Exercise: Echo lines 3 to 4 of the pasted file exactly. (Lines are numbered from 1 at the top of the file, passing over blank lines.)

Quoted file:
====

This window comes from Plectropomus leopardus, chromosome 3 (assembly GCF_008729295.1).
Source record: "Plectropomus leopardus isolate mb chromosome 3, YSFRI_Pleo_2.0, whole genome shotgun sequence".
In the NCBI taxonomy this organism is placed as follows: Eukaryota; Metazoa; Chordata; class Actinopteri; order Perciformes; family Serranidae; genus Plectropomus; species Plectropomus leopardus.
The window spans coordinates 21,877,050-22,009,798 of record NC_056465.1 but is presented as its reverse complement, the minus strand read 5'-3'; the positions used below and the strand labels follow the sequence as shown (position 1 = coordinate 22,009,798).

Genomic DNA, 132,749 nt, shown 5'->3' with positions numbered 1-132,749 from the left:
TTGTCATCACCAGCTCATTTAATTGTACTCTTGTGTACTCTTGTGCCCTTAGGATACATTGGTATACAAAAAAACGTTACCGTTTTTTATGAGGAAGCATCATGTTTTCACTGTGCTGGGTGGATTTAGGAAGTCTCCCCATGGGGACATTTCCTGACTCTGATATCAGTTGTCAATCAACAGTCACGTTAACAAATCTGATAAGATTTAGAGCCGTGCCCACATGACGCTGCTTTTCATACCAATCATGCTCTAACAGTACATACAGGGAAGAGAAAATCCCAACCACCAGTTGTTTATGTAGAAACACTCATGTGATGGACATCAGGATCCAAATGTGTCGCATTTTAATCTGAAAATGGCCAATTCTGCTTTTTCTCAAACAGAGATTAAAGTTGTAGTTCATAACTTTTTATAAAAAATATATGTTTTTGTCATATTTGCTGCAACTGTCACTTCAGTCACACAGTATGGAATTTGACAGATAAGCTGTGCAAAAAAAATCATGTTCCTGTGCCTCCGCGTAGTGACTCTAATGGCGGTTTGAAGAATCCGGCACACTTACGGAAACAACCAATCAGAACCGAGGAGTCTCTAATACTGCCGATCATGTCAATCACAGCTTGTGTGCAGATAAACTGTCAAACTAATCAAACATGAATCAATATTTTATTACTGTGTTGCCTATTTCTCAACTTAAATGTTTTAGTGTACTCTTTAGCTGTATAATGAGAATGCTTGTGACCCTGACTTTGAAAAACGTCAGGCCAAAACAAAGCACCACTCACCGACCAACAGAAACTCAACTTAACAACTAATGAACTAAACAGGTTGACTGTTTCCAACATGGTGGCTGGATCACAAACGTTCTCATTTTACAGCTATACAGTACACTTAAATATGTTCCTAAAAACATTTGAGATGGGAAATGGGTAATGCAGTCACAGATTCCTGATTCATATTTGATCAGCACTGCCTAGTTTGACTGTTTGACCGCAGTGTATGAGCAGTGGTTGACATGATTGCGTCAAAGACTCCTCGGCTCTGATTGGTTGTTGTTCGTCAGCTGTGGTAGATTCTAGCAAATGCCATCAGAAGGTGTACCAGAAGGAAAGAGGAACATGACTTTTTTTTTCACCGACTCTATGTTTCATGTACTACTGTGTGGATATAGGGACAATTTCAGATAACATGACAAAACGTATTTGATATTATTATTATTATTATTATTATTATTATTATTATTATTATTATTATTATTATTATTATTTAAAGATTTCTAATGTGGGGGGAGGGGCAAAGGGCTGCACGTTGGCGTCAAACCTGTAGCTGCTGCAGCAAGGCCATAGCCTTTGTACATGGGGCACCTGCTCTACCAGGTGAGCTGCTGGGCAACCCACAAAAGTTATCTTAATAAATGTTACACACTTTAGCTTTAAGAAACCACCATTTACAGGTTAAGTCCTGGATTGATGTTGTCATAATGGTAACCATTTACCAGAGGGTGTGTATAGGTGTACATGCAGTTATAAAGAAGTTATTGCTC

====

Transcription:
In the NCBI taxonomy this organism is placed as follows: Eukaryota; Metazoa; Chordata; class Actinopteri; order Perciformes; family Serranidae; genus Plectropomus; species Plectropomus leopardus.
The window spans coordinates 21,877,050-22,009,798 of record NC_056465.1 but is presented as its reverse complement, the minus strand read 5'-3'; the positions used below and the strand labels follow the sequence as shown (position 1 = coordinate 22,009,798).